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I got up just before 6am and went up on deck to do some Vietnamese tai chi. A beautiful morning and the movements got my body and blood moving, though tai chi Vietnamese-style seems to also include some pretty basic calisthenics. I followed it up with a delicious omelette for breakfast.

It was soon time for the two of us to transfer to a ‘day boat’, as we’re the only people on board doing the 2 night trip instead of one. The new boat was also very new and comfortable (though not as stylishly decorated), and our guide was the very friendly Bong (company name David), who took care of us all day. After about 15 minutes we took on board several more couples from another ship, then we all headed down the eastern side of Cat Ba island – cruising past absolutely stunning pinnacles and cliffs of limestone, little beaches, floating villages (made up of separate floating shacks surrounded by pontoons) with the occasionally barking dog running along the floating beams – until we reached a small bay. Here we disembarked via a small motorboat and got on brand new bicycles, their cardboard packing boxes still discarded nearby. We cycled along a narrow concrete road built along the coastline, up and over a small hill, and into the countryside. My first sight of thick Vietnamese bush, blanketed by creeping vine.

A 15 or 20 minute cycle took us into a small valley surrounded by protecting peaks, and the village of Viet Hai. Since this whole tourist itinerary of La Hong Bay was only approved 2 years ago, this once poor village – previously just a refuge for the members of floating villages in times of typhoon, now part of the government programme to resettle such villagers on land – is now enjoying electricity, the benefits of a little hospital, and a measure of prosperity. This inevitably means, sadly, that tourism will bring all the usual disadvantages too, but who can blame anyone for wanting a bit of modernity. It’s usually only tourists who want villagers to remain in picturesque poverty.

We cycled to the end of the village and were given a talk about the Lan Ha area and Cat Ba island by Bong. Those of us who enjoyed having their feet nibbled by little fish got to experience that too – we gave it a miss!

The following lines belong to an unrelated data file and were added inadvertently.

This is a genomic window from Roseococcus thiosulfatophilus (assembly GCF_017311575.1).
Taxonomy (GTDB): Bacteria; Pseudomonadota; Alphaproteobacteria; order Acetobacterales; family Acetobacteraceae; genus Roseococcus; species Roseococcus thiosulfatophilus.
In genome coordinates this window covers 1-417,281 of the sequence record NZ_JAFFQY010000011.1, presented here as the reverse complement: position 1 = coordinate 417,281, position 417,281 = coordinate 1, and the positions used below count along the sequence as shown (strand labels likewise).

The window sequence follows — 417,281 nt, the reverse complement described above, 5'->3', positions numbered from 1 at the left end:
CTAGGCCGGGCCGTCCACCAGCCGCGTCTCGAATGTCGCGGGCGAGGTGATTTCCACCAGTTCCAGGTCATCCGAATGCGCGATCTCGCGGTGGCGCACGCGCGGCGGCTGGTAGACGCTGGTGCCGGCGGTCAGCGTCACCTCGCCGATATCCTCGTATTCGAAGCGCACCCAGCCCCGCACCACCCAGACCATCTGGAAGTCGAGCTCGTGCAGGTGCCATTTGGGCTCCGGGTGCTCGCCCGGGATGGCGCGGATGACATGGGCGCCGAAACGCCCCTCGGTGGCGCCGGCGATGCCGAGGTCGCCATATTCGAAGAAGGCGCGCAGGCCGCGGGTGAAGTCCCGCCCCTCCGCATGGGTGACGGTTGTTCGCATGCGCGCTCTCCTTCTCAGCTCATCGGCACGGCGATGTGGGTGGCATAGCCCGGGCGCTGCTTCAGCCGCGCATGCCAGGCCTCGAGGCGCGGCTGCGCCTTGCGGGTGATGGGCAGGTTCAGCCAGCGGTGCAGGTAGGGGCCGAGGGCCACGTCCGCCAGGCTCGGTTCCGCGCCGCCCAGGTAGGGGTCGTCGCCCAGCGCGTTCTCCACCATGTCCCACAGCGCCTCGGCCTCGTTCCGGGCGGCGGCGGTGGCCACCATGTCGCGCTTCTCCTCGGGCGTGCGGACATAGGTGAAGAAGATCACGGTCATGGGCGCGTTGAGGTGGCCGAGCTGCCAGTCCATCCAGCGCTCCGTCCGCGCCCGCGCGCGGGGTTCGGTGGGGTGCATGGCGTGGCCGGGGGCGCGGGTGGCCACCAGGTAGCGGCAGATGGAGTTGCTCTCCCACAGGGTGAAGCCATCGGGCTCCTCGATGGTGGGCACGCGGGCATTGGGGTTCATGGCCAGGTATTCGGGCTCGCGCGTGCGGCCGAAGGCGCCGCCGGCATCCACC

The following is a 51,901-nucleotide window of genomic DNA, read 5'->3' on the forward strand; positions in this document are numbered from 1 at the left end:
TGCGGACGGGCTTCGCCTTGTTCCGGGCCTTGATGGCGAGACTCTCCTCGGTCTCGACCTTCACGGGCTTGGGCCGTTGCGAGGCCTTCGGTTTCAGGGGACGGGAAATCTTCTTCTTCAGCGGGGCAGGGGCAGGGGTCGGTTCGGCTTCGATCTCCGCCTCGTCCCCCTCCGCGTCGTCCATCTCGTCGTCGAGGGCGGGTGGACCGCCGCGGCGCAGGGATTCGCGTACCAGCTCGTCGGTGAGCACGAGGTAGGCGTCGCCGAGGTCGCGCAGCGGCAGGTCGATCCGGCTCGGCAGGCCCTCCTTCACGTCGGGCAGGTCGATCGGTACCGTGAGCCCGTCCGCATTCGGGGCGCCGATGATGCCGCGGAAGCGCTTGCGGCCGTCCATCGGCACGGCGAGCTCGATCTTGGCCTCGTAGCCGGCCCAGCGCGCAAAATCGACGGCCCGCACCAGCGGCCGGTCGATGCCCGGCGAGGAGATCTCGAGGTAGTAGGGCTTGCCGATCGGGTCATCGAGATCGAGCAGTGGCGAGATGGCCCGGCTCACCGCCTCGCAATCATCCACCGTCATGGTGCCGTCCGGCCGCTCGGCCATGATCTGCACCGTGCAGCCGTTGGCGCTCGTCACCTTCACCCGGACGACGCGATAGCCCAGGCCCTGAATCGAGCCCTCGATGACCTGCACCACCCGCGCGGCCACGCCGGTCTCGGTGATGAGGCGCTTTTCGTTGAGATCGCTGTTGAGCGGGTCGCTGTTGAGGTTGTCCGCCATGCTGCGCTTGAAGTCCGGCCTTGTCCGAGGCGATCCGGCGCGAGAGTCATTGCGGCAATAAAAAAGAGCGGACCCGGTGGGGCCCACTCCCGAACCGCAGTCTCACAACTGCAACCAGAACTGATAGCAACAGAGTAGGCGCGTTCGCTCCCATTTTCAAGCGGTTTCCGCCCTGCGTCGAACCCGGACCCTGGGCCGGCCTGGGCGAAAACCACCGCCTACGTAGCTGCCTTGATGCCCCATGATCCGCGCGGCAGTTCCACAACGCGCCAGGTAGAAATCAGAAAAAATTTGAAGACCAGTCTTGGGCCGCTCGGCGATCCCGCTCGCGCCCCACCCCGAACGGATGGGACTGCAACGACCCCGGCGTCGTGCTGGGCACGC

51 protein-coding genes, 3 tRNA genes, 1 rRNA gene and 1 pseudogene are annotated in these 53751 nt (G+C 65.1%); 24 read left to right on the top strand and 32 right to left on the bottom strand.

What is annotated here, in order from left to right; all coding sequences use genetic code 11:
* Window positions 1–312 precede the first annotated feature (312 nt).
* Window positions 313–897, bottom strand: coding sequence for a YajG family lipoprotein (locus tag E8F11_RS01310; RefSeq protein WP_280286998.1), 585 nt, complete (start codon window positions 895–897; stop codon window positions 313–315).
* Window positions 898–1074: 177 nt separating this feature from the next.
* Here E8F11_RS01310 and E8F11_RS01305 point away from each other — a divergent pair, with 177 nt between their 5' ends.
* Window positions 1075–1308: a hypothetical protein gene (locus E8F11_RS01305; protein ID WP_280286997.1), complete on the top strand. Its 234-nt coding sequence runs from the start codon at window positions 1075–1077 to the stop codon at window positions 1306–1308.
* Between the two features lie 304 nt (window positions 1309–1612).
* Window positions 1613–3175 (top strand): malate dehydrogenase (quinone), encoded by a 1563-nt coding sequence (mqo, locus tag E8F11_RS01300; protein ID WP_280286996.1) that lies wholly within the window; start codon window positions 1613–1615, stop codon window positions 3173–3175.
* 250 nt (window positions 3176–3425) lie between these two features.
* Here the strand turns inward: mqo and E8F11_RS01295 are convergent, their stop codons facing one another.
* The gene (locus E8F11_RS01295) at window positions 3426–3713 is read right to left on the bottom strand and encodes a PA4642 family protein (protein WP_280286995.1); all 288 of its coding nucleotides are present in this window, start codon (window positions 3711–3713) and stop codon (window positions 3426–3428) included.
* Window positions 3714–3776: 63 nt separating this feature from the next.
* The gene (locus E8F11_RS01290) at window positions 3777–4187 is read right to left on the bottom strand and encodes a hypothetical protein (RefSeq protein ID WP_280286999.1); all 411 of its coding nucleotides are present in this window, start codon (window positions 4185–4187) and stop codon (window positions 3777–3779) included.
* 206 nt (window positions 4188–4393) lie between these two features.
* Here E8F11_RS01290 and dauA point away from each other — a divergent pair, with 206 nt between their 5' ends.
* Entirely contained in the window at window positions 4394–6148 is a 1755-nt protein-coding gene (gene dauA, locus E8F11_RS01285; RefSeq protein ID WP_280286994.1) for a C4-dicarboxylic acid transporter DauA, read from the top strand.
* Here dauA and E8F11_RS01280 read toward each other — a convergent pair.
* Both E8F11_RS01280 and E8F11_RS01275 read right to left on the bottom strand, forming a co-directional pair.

On the way back through the village we stopped at an old mud and thatch house, a rare example of how people used to live in the village, now solely used by the owners (now in an ugly but far more spacious and comfortable concrete building next door) when making rice wine. Bong talked us through the process, and we tried a couple of varieties flavoured with flowers and honey. We decided not to try the snake-flavoured one. Surprise surprise, the latter is supposed to increase virility. It can also kill you if the snake hasn’t been soaking in the jar long enough!

A great cycle back to the bay, and then back to the main boat. Retracing our route, we stopped on the way for some kayaking. It had been a beautiful sunny day, but now it started to get overcast and a bit cooler. Carol and I kayaked to a lovely little beach with a tiny temple building right on the edge of the sand.

On the cruise back to the Perla Dawn, we soon took leave of the other couple, and then had the entire day boat to ourselves for about half an hour as it motored along the coast. Beautiful.

A lovely welcome back to the ship, where a group of new guests were being installed. We had showers and got ready for the evening.

I could certainly get very used to balmy evenings on the top deck, starting with a dry martini and continuing with a fantastic meal and musical entertainment! As soon as we were sitting at our table our new friend Cuong came over to talk with us, and despite the fact he was manager for the night, he spent about an hour with us giving us language lessons. A very interesting conversation about Vietnamese pronunciation, among other topics.

There’s a new tour guide, a young woman called Tom Tom, and she MC’d while another man entertained us with traditional music and singing over the latter half of dinner.

We were both tired after our long day – and all that eating and drinking – so I gave the squid fishing a miss and we went to bed.

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